Food costs are rising, but an industry group says they’re rising faster at the supermarket than at restaurants.
This was one of the key takeaways from the Labor Department’s recent May Consumer Price Index (CPI). It showed that the cost of food away from home rose 7.4% for the 12 months that ended in April.
By contrast, the cost of food prepared and consumed at home grew 11.9% in price for the 12 months that ended in May.
Even though restaurants come with higher costs — such as labor and rent — they also have some advantages over supermarkets, according to Nick Cole, head of Restaurant Finance at Mitsubishi UFJ Financial Group (MUFG).
“Restaurant chains have been able to achieve lower food-price increases and delay the effect of inflation thanks to a number of advantages they enjoy,” Cole told Food Market News.
Among the advantages are access to ingredients at wholesale prices and economies of scale. Restaurants also have the ability to lock in lower prices through future contracts and other hedging strategies.
Modest price increases
Cole says a large number of restaurants have also been able to remain profitable by raising their menu prices at agreeable levels to offset the higher input costs of labor, utilities, construction, and food commodities.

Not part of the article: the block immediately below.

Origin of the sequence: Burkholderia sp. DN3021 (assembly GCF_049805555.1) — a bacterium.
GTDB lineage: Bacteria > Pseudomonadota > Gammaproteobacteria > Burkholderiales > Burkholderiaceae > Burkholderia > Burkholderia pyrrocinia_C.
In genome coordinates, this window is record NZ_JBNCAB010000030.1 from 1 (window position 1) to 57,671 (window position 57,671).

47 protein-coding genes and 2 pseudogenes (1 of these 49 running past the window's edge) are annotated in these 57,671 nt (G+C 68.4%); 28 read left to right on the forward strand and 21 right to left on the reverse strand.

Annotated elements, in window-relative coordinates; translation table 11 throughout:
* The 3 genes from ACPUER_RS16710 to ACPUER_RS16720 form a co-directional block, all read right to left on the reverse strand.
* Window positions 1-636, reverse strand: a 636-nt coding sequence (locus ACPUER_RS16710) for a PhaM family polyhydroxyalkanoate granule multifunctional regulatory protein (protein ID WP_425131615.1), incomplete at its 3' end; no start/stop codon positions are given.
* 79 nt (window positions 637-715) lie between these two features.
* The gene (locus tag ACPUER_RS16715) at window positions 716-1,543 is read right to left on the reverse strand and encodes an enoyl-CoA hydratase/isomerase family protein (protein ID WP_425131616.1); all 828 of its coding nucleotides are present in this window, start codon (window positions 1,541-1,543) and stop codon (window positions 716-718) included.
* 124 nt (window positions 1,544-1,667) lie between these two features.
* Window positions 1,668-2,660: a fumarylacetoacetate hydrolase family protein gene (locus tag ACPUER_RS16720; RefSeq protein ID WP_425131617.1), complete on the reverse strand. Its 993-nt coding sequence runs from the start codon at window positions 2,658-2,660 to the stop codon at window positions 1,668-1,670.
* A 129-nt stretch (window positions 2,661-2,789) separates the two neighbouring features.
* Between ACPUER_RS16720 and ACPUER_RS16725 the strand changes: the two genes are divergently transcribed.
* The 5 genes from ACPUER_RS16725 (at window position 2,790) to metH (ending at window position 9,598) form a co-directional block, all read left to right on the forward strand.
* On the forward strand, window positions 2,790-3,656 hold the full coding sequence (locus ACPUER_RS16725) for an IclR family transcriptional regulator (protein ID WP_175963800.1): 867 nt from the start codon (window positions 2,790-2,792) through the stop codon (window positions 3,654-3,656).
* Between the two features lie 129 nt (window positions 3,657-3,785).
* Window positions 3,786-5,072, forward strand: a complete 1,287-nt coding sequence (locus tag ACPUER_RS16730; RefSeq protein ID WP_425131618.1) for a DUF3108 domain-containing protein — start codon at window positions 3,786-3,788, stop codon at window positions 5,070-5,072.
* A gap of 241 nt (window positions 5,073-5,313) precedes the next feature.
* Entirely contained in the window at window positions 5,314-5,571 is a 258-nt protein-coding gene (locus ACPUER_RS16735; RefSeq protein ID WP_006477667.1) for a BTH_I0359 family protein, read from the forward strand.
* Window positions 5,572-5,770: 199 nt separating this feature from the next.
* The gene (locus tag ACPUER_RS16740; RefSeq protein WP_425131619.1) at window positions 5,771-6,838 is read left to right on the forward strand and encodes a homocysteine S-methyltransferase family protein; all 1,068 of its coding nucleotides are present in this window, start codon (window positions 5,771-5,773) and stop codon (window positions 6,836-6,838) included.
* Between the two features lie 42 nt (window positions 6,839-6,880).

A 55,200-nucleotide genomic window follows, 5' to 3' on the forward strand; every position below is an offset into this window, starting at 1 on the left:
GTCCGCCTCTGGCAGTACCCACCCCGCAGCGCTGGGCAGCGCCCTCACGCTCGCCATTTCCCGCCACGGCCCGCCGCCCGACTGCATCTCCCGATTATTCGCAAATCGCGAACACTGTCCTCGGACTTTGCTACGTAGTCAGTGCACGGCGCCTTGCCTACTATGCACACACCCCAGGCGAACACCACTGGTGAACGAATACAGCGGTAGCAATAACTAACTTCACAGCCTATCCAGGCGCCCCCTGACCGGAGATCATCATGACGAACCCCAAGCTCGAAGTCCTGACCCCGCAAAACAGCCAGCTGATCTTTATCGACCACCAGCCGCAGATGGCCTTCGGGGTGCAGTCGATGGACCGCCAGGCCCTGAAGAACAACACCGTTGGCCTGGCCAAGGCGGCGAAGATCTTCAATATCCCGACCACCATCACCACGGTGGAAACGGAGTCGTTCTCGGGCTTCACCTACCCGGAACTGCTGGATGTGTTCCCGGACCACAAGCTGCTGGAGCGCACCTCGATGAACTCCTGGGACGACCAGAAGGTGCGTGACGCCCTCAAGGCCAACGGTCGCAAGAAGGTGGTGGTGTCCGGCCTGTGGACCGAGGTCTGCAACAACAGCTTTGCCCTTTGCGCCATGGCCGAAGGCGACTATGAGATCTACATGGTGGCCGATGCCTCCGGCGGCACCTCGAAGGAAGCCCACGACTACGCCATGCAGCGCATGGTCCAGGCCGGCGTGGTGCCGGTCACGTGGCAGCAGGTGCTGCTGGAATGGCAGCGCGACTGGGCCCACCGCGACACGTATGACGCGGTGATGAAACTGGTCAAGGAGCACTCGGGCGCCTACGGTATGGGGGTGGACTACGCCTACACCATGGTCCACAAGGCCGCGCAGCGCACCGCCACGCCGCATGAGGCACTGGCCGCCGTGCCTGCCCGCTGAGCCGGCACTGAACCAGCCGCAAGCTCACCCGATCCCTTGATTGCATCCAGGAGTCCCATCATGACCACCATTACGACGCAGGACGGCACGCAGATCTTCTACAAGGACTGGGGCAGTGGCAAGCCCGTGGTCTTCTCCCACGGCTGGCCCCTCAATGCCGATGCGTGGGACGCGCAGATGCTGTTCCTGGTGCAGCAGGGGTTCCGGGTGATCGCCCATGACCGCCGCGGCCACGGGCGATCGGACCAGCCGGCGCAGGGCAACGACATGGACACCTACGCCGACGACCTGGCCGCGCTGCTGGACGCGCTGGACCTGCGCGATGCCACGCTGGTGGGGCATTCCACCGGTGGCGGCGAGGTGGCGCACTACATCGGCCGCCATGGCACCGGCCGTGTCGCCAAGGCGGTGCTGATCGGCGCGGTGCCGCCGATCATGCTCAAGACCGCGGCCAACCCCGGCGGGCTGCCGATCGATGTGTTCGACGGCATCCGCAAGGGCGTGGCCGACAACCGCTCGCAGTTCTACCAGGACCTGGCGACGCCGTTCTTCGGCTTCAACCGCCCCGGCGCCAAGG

At the same time, their price increases have been much more moderate than those of supermarkets, some of which have raised prices by 30% for certain items.
How long restaurants can hold the line of prices remains to be seen. Kraft Heinz and McDonald’s, which are among the country’s largest food suppliers, have signaled price hikes because of sharply rising production costs.
Kraft Heinz recently notified retailer customers that prices will rise in August on several products, including Miracle Whip, Classico pasta sauce, Maxwell House coffee, and some deli meat reports Consumer Affairs.
While we can expect to see higher menu prices as the summer progresses, industry experts believe it’s very possible that prices won’t rise quite as quickly as at the supermarket.